Read more on Petcoak loading & Hold cleaning requirements

Related Information

  1. Hazards of handling copper concentrate

  2. Hazards of handling bulk sulphur

  3. Loading, carrying and discharging of bulk coal

  4. Special precaution & IMSBC code guideline for handling bulk coal

  5. Special arrangements for carrying grain cargo

  6. Grain handling precautions - various limitations

  7. Safety precautions for loading and carriage of iron ores

  8. Risk of carrying high density iron ores in bulk

  9. Salt loading guideline - Precautions & hold preparation

  10. Pig iron preparations for bulk loading

  11. Procedure for fishmeal loading in bulk

  12. Risk of iron ore liquefaction during sea passage & countermeasures

  13. Handling of bauxite - The environmental impact of Jamaica bauxite mining

  14. Carrying gypsum -Toxins, physical reactions & environmental degradation

  15. Preparations, loading, carrying & discharging bulk cement

  16. Cargo liquefaction & potential problem for transporting bulk cargo

Our detail pages illustrated many safety aspects of Bulk carrier

Home page |||Bulk carrier types ||| Handling of bulk coal |||Cargo planning ||| Carriage of grain |||Risk of iron ores |||Self unloading bulk carriers |||Care of cargo & vessel |||Cargoes that may liquefy |||Suitability of ships |||Terminal guideline |||Hold cleaning |||Cargo cranes |||Ballast handling procedure |||Bulk carrier safety |||Fire fighting systems |||Bulk carrier General arrangement

Top articles

  1. Bulk carrier types - Ore carriers, OBO ships, forest product carrier , self unloader and more

  2. Care of cargo during loading- Trimming pours

  3. Checklist for confirming stabilty and hull stress prior loading

  4. Cargo loading agreement between ship and terminal

  5. Bulk carrier loading manual

  6. Handling of deballasting (ship duties) during high loading rate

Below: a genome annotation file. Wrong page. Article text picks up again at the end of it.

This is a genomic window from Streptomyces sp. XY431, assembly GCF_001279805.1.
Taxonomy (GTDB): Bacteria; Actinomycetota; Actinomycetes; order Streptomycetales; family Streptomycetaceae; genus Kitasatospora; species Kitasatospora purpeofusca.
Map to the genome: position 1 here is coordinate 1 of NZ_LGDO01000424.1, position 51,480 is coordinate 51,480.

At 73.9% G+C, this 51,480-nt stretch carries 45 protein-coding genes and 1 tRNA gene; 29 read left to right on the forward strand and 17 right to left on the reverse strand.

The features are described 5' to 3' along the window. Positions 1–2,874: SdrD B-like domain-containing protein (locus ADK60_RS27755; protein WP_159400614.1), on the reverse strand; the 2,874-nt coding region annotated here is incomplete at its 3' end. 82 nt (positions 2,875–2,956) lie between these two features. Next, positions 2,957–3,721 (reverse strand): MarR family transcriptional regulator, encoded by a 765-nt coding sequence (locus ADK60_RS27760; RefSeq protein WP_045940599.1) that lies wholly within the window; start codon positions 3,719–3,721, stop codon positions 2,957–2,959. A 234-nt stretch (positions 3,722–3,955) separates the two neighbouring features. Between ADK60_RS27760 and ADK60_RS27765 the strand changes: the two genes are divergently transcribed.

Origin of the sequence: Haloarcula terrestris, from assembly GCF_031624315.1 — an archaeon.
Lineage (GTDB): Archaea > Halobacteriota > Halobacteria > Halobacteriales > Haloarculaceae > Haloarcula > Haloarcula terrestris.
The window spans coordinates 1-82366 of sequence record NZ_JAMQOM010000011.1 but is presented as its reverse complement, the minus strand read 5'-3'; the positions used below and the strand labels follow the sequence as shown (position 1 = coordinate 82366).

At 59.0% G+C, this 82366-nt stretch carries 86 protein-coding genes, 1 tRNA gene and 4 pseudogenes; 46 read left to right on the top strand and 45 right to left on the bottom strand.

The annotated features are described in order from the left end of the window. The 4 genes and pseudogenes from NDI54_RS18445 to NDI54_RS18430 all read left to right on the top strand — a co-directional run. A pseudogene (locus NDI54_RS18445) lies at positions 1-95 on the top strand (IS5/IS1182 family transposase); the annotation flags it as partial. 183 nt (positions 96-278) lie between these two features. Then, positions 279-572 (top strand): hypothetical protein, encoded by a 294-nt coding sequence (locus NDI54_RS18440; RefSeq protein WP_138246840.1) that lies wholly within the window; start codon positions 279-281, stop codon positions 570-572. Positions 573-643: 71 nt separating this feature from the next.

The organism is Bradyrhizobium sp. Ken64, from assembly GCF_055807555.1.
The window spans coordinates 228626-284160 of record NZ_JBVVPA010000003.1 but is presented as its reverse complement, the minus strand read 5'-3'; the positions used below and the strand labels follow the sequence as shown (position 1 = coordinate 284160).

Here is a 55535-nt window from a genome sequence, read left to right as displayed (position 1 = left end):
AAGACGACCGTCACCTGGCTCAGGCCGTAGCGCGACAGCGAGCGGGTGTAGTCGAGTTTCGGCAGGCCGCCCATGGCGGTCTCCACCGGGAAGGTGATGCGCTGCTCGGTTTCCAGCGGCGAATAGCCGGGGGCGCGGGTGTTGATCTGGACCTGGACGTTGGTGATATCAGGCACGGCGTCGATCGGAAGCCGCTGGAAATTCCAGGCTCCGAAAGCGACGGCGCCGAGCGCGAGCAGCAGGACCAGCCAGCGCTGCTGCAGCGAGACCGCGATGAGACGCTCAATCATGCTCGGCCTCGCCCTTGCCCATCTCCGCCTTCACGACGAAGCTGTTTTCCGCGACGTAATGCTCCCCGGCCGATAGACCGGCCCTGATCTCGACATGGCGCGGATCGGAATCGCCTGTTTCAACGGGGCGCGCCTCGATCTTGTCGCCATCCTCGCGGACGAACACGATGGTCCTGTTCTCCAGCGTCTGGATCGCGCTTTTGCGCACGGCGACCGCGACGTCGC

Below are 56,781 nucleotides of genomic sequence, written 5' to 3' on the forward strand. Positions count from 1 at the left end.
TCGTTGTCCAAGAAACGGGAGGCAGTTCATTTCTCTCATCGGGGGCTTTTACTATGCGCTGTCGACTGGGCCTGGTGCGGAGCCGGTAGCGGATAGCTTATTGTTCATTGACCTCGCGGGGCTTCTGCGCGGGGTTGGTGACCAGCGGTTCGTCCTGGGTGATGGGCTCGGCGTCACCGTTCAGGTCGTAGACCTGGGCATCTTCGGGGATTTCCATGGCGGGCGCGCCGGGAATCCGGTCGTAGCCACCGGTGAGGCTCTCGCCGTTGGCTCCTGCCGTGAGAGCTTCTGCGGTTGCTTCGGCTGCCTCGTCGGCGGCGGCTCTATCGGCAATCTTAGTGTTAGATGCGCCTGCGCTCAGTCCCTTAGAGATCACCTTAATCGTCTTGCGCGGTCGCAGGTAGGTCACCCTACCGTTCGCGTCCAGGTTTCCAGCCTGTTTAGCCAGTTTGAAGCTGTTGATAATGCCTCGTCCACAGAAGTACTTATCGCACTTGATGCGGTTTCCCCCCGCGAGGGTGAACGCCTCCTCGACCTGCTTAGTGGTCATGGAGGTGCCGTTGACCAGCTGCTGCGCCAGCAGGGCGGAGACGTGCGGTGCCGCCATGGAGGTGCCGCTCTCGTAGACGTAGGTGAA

7. Cargo and ballast handling guide

  8. Responsibility of ship during cargo operation

  9. Shipboard hazards & bulk carriers safety guideline

  10. Asymmetric cargo and ballast distribution for bulk carriers

  11. Limitations on exceeding load lines

  12. Risk of deviation from the loading limitations

  13. Cargo handling guidance for deck officers

    Ventilation requirement for bulk cargo loaded

  14. Preparation for ships carrying bulk cargo & standard loading condition

  15. Monitoring cargo operation safety checks in a bulk terminal

  16. How to avoid cargo damage by applying proper ventilation methods

  17. Measures against liquefaction of bulk cargo

  18. How to plan cargo discharge in a safe manner ?

Operation of sea going bulk carriers involved numerous hazards . Careful planning and exercising due caution for all critical shipboard matters are important . This site is a quick reference to international shipping community with guidance and information on the loading and discharging of modern bulk carriers so as to remain within the limitations as specified by the classification society.
It is vital to reduce the likelihood of over-stressing the ship's structure and also complying with all essential safety measures for a safe passage at sea. Our detail pages contain various bulk carrier related topics that might be useful for people working on board and those who working ashore in the terminal. For any remarks please Contact us

Copyright © 2010 bulkcarrierguide.com All rights reserved.

Although every effort have been taken to improve the accuracy of content provided the publisher of this website cannot gaurantee for errors. Disclaimer Privacy policy Home page